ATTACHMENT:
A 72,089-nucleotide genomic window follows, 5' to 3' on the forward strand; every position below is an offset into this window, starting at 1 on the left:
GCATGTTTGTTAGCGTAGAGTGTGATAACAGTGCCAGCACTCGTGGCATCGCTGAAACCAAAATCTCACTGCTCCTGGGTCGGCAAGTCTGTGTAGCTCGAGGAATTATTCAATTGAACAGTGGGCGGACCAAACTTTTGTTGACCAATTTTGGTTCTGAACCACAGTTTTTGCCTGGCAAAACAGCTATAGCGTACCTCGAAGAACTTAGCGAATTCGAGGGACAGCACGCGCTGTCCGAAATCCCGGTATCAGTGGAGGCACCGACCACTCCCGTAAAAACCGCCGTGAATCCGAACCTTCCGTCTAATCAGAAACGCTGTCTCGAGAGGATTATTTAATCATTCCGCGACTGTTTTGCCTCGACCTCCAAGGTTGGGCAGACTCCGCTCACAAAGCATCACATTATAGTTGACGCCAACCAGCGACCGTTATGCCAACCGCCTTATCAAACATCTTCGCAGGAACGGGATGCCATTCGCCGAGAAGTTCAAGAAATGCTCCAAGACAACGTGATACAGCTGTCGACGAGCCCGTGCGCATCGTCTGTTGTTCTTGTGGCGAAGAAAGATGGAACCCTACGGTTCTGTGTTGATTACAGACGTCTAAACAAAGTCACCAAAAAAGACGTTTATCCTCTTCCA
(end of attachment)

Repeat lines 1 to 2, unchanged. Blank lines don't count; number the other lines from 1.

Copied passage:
A 72,089-nucleotide genomic window follows, 5' to 3' on the forward strand; every position below is an offset into this window, starting at 1 on the left:
GCATGTTTGTTAGCGTAGAGTGTGATAACAGTGCCAGCACTCGTGGCATCGCTGAAACCAAAATCTCACTGCTCCTGGGTCGGCAAGTCTGTGTAGCTCGAGGAATTATTCAATTGAACAGTGGGCGGACCAAACTTTTGTTGACCAATTTTGGTTCTGAACCACAGTTTTTGCCTGGCAAAACAGCTATAGCGTACCTCGAAGAACTTAGCGAATTCGAGGGACAGCACGCGCTGTCCGAAATCCCGGTATCAGTGGAGGCACCGACCACTCCCGTAAAAACCGCCGTGAATCCGAACCTTCCGTCTAATCAGAAACGCTGTCTCGAGAGGATTATTTAATCATTCCGCGACTGTTTTGCCTCGACCTCCAAGGTTGGGCAGACTCCGCTCACAAAGCATCACATTATAGTTGACGCCAACCAGCGACCGTTATGCCAACCGCCTTATCAAACATCTTCGCAGGAACGGGATGCCATTCGCCGAGAAGTTCAAGAAATGCTCCAAGACAACGTGATACAGCTGTCGACGAGCCCGTGCGCATCGTCTGTTGTTCTTGTGGCGAAGAAAGATGGAACCCTACGGTTCTGTGTTGATTACAGACGTCTAAACAAAGTCACCAAAAAAGACGTTTATCCTCTTCCA